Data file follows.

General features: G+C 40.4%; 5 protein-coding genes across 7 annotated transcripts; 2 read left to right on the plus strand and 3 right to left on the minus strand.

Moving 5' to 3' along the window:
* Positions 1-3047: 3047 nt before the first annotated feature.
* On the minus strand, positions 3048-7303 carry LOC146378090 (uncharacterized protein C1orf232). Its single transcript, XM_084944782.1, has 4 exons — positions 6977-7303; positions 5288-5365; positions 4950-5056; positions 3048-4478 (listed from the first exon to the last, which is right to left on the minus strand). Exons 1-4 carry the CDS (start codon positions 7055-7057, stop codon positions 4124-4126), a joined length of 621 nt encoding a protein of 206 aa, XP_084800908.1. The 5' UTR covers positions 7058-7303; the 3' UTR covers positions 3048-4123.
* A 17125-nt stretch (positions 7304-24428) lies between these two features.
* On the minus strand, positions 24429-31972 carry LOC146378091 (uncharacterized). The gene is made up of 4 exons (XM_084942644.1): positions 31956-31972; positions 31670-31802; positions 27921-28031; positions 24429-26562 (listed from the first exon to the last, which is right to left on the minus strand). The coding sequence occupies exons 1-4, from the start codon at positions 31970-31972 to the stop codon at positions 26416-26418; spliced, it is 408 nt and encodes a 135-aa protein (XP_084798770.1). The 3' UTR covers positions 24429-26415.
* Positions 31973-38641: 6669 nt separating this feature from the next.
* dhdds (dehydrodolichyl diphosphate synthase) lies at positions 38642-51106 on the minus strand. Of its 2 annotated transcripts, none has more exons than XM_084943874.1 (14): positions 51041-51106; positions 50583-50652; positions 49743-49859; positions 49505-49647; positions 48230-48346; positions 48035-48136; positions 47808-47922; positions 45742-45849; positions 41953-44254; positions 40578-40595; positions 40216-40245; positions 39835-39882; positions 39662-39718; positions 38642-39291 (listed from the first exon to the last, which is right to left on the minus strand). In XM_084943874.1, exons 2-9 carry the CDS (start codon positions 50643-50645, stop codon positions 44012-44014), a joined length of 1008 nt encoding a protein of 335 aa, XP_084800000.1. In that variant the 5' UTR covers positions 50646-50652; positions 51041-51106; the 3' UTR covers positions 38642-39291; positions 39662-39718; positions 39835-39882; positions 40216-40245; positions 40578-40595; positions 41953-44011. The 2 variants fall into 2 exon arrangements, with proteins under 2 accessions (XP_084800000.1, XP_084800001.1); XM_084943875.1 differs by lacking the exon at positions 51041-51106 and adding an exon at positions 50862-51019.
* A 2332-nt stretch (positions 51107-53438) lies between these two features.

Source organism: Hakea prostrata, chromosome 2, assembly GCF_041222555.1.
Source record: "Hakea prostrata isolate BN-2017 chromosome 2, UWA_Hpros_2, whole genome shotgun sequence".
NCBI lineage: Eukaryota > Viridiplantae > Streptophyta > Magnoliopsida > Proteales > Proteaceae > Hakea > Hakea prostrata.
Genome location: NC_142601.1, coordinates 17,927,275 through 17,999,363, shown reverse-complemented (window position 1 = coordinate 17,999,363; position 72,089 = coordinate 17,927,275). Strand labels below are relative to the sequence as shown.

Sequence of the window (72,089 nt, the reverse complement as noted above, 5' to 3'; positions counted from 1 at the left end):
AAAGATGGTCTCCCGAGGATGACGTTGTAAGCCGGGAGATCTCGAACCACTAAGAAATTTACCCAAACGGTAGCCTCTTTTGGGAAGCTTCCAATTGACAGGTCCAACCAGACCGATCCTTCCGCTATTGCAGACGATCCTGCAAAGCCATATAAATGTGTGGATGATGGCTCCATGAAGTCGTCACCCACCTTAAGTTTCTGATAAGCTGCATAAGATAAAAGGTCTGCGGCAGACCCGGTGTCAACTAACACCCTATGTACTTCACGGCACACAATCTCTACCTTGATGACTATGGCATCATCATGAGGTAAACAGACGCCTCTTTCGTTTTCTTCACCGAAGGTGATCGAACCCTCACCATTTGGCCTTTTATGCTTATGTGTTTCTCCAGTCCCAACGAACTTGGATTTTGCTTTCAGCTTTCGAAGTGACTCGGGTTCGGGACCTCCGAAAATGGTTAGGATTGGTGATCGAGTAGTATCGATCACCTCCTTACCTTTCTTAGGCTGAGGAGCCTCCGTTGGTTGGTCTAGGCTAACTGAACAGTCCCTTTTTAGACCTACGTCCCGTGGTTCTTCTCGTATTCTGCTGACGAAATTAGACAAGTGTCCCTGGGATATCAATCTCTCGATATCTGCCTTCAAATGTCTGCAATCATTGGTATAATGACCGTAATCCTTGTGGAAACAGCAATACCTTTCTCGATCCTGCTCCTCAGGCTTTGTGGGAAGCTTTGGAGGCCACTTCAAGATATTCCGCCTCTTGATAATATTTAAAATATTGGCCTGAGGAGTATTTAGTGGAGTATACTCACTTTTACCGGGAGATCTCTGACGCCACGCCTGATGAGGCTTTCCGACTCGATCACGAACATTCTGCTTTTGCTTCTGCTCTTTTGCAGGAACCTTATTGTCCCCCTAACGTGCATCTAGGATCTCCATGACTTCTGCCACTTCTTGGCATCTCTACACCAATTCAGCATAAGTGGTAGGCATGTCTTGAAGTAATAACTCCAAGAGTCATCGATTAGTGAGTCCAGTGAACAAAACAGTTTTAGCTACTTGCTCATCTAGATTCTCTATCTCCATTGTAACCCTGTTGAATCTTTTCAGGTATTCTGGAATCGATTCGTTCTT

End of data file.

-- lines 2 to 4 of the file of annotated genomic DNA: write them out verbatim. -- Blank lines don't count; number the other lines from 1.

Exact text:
Moving 5' to 3' along the window:
* Positions 1-3047: 3047 nt before the first annotated feature.
* On the minus strand, positions 3048-7303 carry LOC146378090 (uncharacterized protein C1orf232). Its single transcript, XM_084944782.1, has 4 exons — positions 6977-7303; positions 5288-5365; positions 4950-5056; positions 3048-4478 (listed from the first exon to the last, which is right to left on the minus strand). Exons 1-4 carry the CDS (start codon positions 7055-7057, stop codon positions 4124-4126), a joined length of 621 nt encoding a protein of 206 aa, XP_084800908.1. The 5' UTR covers positions 7058-7303; the 3' UTR covers positions 3048-4123.